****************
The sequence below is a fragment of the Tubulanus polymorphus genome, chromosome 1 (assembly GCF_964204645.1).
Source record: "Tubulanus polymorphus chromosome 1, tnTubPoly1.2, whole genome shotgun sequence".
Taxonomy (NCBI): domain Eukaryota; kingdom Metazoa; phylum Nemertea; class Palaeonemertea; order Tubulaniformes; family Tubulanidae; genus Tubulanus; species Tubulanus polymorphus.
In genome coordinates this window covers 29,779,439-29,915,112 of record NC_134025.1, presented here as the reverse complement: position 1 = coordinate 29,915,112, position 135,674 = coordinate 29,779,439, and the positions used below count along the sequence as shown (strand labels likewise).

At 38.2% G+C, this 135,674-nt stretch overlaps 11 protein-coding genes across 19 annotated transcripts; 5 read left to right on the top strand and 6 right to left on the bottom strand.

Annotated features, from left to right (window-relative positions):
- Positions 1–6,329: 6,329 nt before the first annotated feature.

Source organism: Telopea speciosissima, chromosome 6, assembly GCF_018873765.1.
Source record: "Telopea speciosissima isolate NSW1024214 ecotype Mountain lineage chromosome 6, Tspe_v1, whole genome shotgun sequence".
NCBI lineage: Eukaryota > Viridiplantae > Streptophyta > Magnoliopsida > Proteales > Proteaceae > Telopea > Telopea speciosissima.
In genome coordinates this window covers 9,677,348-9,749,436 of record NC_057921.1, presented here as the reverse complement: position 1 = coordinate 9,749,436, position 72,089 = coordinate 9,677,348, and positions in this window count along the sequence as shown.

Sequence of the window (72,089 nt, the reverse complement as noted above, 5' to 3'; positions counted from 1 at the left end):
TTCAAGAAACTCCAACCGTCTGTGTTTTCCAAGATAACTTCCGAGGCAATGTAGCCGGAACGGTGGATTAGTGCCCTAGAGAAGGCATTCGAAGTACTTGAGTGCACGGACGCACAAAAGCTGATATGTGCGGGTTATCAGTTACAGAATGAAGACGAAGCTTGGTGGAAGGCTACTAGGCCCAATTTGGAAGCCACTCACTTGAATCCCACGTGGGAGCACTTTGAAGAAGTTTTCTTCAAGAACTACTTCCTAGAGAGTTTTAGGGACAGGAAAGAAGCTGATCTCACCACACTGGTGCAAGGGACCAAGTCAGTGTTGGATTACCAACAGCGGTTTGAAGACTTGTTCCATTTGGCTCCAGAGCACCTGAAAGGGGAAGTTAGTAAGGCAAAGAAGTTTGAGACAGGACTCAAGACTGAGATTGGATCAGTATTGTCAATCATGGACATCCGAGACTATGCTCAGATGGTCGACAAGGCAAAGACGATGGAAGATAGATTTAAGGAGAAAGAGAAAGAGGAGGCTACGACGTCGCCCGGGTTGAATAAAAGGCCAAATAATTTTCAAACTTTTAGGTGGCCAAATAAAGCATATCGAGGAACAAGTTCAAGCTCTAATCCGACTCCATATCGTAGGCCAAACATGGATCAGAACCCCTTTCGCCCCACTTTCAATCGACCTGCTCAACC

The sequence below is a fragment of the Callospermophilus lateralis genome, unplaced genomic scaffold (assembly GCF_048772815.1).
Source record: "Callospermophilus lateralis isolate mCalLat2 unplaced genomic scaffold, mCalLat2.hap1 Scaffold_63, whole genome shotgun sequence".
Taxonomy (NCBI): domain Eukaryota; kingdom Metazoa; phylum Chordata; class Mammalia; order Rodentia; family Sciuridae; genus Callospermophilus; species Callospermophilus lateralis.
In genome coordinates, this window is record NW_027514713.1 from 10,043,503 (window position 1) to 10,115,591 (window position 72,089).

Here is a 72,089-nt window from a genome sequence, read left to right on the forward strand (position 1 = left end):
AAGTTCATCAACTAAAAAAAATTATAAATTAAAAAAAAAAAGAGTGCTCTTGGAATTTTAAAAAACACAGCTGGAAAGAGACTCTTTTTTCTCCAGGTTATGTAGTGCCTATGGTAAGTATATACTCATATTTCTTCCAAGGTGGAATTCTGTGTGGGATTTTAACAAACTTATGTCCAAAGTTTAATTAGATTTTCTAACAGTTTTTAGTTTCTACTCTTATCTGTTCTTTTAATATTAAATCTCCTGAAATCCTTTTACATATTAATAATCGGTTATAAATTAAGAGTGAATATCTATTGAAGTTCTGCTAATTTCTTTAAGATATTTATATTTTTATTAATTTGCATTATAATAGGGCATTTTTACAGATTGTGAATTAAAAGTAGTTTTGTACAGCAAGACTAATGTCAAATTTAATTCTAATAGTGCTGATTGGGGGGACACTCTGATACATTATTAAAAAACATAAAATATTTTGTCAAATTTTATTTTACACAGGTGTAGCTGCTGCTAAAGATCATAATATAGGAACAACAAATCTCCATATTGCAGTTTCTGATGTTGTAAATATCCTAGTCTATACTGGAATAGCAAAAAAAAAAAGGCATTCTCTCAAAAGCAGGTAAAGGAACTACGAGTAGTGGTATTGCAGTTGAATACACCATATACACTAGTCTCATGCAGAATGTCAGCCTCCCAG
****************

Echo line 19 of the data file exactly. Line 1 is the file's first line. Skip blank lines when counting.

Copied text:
AAGTTCATCAACTAAAAAAAATTATAAATTAAAAAAAAAAAGAGTGCTCTTGGAATTTTAAAAAACACAGCTGGAAAGAGACTCTTTTTTCTCCAGGTTATGTAGTGCCTATGGTAAGTATATACTCATATTTCTTCCAAGGTGGAATTCTGTGTGGGATTTTAACAAACTTATGTCCAAAGTTTAATTAGATTTTCTAACAGTTTTTAGTTTCTACTCTTATCTGTTCTTTTAATATTAAATCTCCTGAAATCCTTTTACATATTAATAATCGGTTATAAATTAAGAGTGAATATCTATTGAAGTTCTGCTAATTTCTTTAAGATATTTATATTTTTATTAATTTGCATTATAATAGGGCATTTTTACAGATTGTGAATTAAAAGTAGTTTTGTACAGCAAGACTAATGTCAAATTTAATTCTAATAGTGCTGATTGGGGGGACACTCTGATACATTATTAAAAAACATAAAATATTTTGTCAAATTTTATTTTACACAGGTGTAGCTGCTGCTAAAGATCATAATATAGGAACAACAAATCTCCATATTGCAGTTTCTGATGTTGTAAATATCCTAGTCTATACTGGAATAGCAAAAAAAAAAAGGCATTCTCTCAAAAGCAGGTAAAGGAACTACGAGTAGTGGTATTGCAGTTGAATACACCATATACACTAGTCTCATGCAGAATGTCAGCCTCCCAG